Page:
PENNSYLVANIA (WHTM) — Sometimes you just need a break from the busyness of work and modern-day life in general. So pack up your tent and grab your outdoor essentials because it’s time to go camping!
But before you hit the road there are a few things you should know about camping in the Keystone State: Where you are allowed to camp and how to reserve your spot.
According to the Department of Natural Resources (DCNR), the state of Pennsylvania has 2.2 million acres of State Forestland across 50 of our 67 counties. This is coupled with Pennsylvania’s managed State Parks that boast more than 300,000 acres of land that support a wide variety of outdoor recreational activities, like hiking, camping, fishing, boating, and more!
Which place is right for me?
If you looking for a more primitive and isolated style of camping (no electric, running water, or bathrooms), then a trip to one of our 20 State Forests is probably the best option for you. However, if you are someone who is looking to get away from it all without being forced to squat in the woods, then a reservation at one of the 124 State Parks is definitely the preferred option.
Primitive or backpack camping is permitted in most areas within our State Forests. Permits/ reservations are not required for camping at these State Forests, so long as you are only staying the night. According to DCNR, the only exceptions to this are State Forest areas:
- within designated Natural Areas
- within 200 feet of a forest road
- within 25 feet of a trail
- within 100 feet of a stream or any open water
It is important to note, that the DCNR says that if you are close enough to your vehicle to access it for gear and supplies, then that is not considered primitive or backpack camping. In this case, a permit will need to be acquired from the state forest district office for wherever you plan to camp.
Camping is also permitted at our State Parks, but primitive backpacking and hiking-in camping is not allowed. Any camping at our State Parks must be done at the designated camping sites. The only exceptions to this fact are these five State Parks that do allow backpacking and overnight hikes: Laurel Ridge, Ohiopyle, Moraine, Oil Creek, and Raccoon Creek.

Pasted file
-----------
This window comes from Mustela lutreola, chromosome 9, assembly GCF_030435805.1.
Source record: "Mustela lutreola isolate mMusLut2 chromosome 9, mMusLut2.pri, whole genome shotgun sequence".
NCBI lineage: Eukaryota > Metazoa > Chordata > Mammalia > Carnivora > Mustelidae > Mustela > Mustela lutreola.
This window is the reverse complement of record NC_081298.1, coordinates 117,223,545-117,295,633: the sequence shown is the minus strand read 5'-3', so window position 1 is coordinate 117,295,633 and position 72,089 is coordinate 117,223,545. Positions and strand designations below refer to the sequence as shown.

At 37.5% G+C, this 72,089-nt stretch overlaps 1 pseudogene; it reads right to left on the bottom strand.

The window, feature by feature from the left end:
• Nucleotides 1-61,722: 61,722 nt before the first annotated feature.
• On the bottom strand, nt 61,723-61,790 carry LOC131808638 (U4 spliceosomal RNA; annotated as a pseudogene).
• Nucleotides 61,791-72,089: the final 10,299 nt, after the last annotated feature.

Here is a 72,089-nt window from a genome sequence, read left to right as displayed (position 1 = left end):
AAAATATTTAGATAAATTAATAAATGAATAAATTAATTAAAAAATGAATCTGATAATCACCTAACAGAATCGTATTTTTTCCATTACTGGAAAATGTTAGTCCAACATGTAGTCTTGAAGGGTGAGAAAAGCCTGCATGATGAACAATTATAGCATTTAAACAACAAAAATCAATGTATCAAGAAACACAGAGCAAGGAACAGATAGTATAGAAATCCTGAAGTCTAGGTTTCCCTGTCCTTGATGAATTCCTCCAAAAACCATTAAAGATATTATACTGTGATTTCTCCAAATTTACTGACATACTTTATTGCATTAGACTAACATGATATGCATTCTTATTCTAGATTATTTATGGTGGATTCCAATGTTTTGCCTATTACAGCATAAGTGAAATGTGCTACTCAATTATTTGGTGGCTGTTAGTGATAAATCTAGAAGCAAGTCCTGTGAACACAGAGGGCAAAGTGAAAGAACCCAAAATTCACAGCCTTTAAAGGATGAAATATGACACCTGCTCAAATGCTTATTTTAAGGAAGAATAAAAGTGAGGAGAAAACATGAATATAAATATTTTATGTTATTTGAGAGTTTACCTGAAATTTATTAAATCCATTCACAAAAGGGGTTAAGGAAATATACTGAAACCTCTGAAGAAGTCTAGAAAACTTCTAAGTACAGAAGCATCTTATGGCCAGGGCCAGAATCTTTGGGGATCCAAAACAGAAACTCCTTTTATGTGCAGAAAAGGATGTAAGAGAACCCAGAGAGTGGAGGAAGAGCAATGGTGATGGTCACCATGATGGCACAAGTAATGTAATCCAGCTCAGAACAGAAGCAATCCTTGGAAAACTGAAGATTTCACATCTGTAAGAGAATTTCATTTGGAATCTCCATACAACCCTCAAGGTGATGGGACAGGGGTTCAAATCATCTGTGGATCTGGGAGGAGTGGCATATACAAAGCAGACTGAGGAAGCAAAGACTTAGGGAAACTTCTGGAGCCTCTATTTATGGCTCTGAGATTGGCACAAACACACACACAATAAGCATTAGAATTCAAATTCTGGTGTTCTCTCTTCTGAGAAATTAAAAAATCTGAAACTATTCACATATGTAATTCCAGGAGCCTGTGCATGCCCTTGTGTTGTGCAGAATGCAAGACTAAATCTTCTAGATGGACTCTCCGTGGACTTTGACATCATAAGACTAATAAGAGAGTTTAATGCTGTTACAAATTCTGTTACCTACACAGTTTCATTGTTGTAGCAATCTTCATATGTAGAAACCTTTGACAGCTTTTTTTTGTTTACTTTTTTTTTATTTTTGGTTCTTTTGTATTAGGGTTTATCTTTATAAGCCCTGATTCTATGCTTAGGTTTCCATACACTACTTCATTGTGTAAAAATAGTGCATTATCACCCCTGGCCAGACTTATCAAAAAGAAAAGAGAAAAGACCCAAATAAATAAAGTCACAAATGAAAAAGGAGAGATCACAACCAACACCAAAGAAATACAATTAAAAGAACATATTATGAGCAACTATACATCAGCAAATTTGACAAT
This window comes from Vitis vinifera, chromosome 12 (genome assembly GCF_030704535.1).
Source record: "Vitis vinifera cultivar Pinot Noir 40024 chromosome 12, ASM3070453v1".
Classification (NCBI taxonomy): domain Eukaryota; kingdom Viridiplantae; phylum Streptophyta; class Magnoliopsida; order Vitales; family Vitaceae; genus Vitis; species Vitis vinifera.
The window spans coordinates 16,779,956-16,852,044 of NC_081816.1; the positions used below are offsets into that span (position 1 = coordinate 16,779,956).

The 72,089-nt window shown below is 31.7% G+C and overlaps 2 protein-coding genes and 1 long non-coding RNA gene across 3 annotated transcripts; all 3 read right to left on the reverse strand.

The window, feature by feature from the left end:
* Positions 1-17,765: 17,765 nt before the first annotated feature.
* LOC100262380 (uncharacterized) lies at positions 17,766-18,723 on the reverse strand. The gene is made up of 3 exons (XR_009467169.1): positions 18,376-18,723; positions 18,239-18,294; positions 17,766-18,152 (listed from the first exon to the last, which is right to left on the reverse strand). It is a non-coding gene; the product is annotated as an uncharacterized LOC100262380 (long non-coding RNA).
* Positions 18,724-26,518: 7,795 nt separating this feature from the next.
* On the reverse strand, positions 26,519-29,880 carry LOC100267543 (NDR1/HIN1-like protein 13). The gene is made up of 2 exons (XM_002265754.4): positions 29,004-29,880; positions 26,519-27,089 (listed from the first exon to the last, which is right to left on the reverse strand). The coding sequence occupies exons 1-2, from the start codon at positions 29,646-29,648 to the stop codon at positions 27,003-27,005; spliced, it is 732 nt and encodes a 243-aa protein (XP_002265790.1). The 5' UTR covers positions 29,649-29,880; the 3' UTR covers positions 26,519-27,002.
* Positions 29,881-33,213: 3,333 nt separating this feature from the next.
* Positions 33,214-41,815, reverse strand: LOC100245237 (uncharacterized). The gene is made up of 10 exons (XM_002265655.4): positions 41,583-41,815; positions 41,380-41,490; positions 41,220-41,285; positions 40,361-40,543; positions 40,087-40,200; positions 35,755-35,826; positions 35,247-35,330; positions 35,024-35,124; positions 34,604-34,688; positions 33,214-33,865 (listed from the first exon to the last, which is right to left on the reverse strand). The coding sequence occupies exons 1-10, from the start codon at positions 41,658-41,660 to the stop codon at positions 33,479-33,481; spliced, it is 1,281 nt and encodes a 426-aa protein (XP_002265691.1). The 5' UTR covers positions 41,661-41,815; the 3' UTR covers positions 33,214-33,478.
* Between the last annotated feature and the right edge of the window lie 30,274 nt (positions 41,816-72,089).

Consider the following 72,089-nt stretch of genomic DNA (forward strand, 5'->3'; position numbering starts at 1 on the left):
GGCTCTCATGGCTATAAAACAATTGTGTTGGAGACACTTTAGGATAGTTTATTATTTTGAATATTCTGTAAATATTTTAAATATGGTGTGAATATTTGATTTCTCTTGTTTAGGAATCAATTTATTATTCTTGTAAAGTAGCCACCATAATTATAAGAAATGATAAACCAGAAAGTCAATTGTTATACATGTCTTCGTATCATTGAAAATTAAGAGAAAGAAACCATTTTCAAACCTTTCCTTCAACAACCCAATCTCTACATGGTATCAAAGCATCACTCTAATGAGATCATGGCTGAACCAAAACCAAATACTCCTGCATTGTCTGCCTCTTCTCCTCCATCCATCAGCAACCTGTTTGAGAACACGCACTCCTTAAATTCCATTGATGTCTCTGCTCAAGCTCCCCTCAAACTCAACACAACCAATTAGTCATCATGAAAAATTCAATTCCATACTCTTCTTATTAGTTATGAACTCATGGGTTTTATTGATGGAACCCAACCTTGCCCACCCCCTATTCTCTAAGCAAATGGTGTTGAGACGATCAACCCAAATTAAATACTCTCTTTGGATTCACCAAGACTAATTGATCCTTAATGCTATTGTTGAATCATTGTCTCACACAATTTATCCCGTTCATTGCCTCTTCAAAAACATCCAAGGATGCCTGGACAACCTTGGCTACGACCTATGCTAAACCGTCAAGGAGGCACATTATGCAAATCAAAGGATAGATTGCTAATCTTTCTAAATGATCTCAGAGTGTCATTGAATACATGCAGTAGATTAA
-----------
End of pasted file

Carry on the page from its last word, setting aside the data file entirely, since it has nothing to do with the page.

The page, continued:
Time to make the reservation!
Interested campers looking to make a reservation at a State Park or Forest can click here to browse the different sites, make an account, and then schedule your reservation.
So now that you are making your reservation, you’re going to notice that there are many different types of camp sites to chose from. The different available camping and RV sites at our State Parks include:
- Full-hookup — Offers nearby restrooms with flushable toilets and showers. Additionally, these sites have sewer, water, and electric hookups. It also comes with a picnic table and a fire ring.
- Modern — These sites have nearby restrooms with flushable toilets, showers, a picnic table, and a fire ring.
- Rustic — These have nearby restrooms with non-flush toilets, as well as a picnic table and fire ring.
- Modern/rustic — These sites have nearby restrooms with modern facilities in the warmer months. In the colder months, these sites have non-flushable facilities. This site also offers a picnic table and fire ring.
- Multi-site — These sites allow up to 14 people and are available at Keystone and Ohiopyle State Parks.
- Walk-to — These sites require a short walk to the campsite. The site offers a picnic table and a fire ring.
- River Camping — This type of site is only available at Clear Creek State Park
- Equestrian — These sites provide space for horses in addition to people.
In addition to these types of campsites, our State Parks also offer the opportunity for people to reserve cottages, yurts, State park inns, trail shelters, and a lot more!
If you are interested in getting more information about our Pennsylvania State Forests and Parks, you can visit the DCNR’s website.